The dream for tens of thousands of high school athletes is to play sports in college. On average, a high school athlete has a 7.8% chance of playing in college, and an even lower chance of getting scholarship opportunities.
Different sports fluctuate between what percentage of athletes get to participate on scholarship. For example, boys basketball is the second most played sport in the country, however only 3.5% end up playing with a scholarship. If you throw the javelin in track however, that percentage jumps up to 10%.
There are two variables to really consider if you or your athlete wants to play in college on a scholarship; the amount of competition and the number of scholarship opportunities.
Table of Contents
Competition is great, right? Well yes, it makes the athlete better, which in a way will elevate their game and provide more opportunities to play in college. However, too much competition can also turn any dream into a nightmare.
In the United States more than 460,000 girls participated in high school volleyball in 2020. When you consider that only six girls play on the court at a given time, this becomes an oversaturated market. Despite volleyball being one of the biggest sports in college, the pure volume of high school athletes makes it very difficult to play at the next level.
Looking at pure numbers, however, can also be deceiving when choosing a sport. While volleyball may have a ton of girls playing every year, most of them realistically are looking at being either a setter or libero in college, unless they are over 6 feet tall. If a girl is that tall and plays the blocker position, then the field becomes much less competitive.
With a high volume in mind, it may be the obvious choice to go find a sport that is less common. While the idea sounds good, it is also important to make sure that there are opportunities at the next level.
Boys water polo may seem like the perfect answer. In 2020, only about 23,000 high schoolers played on a team. The issue is that water polo isn’t common in college and teams are only issued 4.5 scholarships per team for a total of 148.5. That means less than 1% end up getting a scholarship.
Finding a balance between competition and scholarship opportunities is key. Here are three sports that your athlete may want to consider that strikes a nice balance.
Rowing certainly is one of the more rare sports in college and most definitely in high school. However, for those who have access and opportunities to row, the future is bright. In recent years, private academies, like Sparks, have become more popular, preparing kids to be successful in college and beyond.
On the women’s side, 20 scholarships can be given out. The men’s side has no limit, however generally the same rule is kept, although it is always good to check due to Title IX rules. In total there are 42 NCAA Division I/II teams for the men and 104 for the women.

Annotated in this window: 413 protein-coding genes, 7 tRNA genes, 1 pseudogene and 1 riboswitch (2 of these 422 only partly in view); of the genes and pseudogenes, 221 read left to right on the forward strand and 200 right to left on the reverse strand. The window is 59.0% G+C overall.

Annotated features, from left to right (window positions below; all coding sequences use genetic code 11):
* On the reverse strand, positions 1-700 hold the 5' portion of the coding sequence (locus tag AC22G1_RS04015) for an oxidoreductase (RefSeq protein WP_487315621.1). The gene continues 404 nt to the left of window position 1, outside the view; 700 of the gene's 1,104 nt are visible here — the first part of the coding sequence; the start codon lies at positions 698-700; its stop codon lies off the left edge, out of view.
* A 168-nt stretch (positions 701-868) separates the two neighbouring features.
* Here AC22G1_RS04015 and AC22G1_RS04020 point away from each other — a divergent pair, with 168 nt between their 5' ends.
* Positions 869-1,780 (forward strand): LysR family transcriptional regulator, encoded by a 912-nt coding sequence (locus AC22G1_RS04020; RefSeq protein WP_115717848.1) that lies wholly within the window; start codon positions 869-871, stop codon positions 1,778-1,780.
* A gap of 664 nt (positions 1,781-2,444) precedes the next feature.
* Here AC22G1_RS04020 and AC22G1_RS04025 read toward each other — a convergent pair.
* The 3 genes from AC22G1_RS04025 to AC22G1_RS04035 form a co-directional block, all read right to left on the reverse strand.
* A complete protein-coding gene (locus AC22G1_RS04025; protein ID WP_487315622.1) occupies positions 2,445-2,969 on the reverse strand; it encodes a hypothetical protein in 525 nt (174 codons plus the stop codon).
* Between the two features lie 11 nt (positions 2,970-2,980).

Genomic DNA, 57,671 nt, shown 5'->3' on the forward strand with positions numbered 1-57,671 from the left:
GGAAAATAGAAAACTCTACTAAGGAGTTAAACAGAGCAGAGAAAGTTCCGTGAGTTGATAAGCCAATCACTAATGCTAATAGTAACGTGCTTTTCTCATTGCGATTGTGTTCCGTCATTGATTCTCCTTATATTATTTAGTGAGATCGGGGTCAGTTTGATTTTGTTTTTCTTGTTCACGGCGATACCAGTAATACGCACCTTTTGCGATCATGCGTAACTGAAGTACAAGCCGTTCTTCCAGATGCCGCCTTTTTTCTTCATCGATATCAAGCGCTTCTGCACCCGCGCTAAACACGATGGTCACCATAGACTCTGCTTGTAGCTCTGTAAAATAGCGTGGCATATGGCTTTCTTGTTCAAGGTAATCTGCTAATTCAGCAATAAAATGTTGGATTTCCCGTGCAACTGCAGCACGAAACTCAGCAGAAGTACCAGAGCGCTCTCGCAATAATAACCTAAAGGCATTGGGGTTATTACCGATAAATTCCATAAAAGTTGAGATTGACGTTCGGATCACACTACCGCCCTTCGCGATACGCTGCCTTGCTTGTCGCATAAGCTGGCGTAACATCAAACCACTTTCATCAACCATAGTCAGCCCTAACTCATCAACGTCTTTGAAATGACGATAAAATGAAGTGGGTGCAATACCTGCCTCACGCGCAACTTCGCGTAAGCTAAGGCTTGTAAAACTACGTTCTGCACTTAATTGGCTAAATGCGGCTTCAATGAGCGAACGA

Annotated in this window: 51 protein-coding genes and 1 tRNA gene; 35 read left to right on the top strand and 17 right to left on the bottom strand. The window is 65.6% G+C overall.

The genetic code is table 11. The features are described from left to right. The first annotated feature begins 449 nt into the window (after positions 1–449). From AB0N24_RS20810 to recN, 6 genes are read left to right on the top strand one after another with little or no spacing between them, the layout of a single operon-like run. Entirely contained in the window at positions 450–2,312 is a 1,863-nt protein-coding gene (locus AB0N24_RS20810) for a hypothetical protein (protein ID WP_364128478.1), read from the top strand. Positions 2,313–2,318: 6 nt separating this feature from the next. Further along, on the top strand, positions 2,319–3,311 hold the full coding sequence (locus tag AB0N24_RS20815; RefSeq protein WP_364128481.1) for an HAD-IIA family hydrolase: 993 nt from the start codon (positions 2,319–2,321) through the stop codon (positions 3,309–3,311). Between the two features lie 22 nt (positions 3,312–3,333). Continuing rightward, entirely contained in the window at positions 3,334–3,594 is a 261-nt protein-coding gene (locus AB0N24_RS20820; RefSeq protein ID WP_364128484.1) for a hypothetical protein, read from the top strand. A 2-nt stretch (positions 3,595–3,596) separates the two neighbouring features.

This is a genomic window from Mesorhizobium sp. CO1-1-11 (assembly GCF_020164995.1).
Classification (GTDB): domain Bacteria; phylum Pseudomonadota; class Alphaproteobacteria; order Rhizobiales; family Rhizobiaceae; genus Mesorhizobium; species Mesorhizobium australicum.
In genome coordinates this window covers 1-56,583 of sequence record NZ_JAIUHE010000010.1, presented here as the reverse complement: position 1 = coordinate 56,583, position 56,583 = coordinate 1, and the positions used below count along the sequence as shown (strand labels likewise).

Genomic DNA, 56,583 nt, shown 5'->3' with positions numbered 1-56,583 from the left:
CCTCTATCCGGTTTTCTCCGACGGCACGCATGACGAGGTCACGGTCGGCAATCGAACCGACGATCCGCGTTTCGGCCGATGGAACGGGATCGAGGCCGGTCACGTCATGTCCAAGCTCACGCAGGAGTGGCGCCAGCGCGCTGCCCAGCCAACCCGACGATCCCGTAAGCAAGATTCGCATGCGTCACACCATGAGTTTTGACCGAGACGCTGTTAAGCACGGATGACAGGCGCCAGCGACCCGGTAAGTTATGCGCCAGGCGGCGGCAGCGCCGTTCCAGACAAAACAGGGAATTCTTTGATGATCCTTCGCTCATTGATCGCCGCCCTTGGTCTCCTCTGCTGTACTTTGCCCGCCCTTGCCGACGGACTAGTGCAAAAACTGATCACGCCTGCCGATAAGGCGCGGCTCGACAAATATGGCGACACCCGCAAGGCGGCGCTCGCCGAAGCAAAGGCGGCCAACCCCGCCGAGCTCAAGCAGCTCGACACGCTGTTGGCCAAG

At the same time, there are less than 3,000 male and female high school rowers at any given time. While that doesn’t mean that every rower will have the opportunity to participate in college, the odds are very high. In fact, there are numerous stories of college rowers joining with zero high school experience.
2. Cross Country
On the surface, cross country does not seem to be a good match on the male or female side due to the extremely high volume of participants. It also looks bleak with only 6.5% and 8.3% of athletes running in college. However, most of these runners will get a scholarship, especially on the girls side with the average team only having 16 runners and 18 scholarships available.
Being in the top 6.5% sounds like a tall task, but considering that many runners join to get out of another class, or to stay in shape for another sport, that number realistically jumps up the 10-15% range. Talking with other coaches, it is not uncommon to have a team of 30 runners with only ten or so really competing for the sport. The others are either on the soccer team, running for fun/staying in shape, or just trying to get out of another class.
Time wise, to get a scholarship, boys need to be running a 5K in about 17:30 to have a good chance in division II/III. For girls, the time is around 22:00. Unlike other sports, cross country is not really debatable.
A scout can go look at a basketball player but have to consider a variety of different circumstances including teammates, the competition and the style of play. In cross country, if a runner runs under 17:30, that is a fact and there are very few outside factors that could affect that.
Male high school athletes in lacrosse have a higher chance to play in college than any other sport at 13.5%. Women are in the same range at 13.0%, only coming in behind hockey. Lacrosse is also small enough to where if an athlete gets on the right team, it is not unrealistic to be one of many to be recruited at once.
Lacrosse has 67 programs in the United States that offer scholarships (18 each in DI and 13.5 in DII) equally for male and female athletes. 213 male and 293 female teams offer scholarships in the US with scholarships ranging from 10-20 per school.
In total, of the approximately 20,000 male and female seniors playing lacrosse every year, there are about 1,200 scholarships available equaling, out to 6% getting a scholarship opportunity.
It should go unsaid that every child and athlete needs to love what they do. Most would agree that it is better to love high school sports for four years than to hate a sport for eight years just to get a scholarship.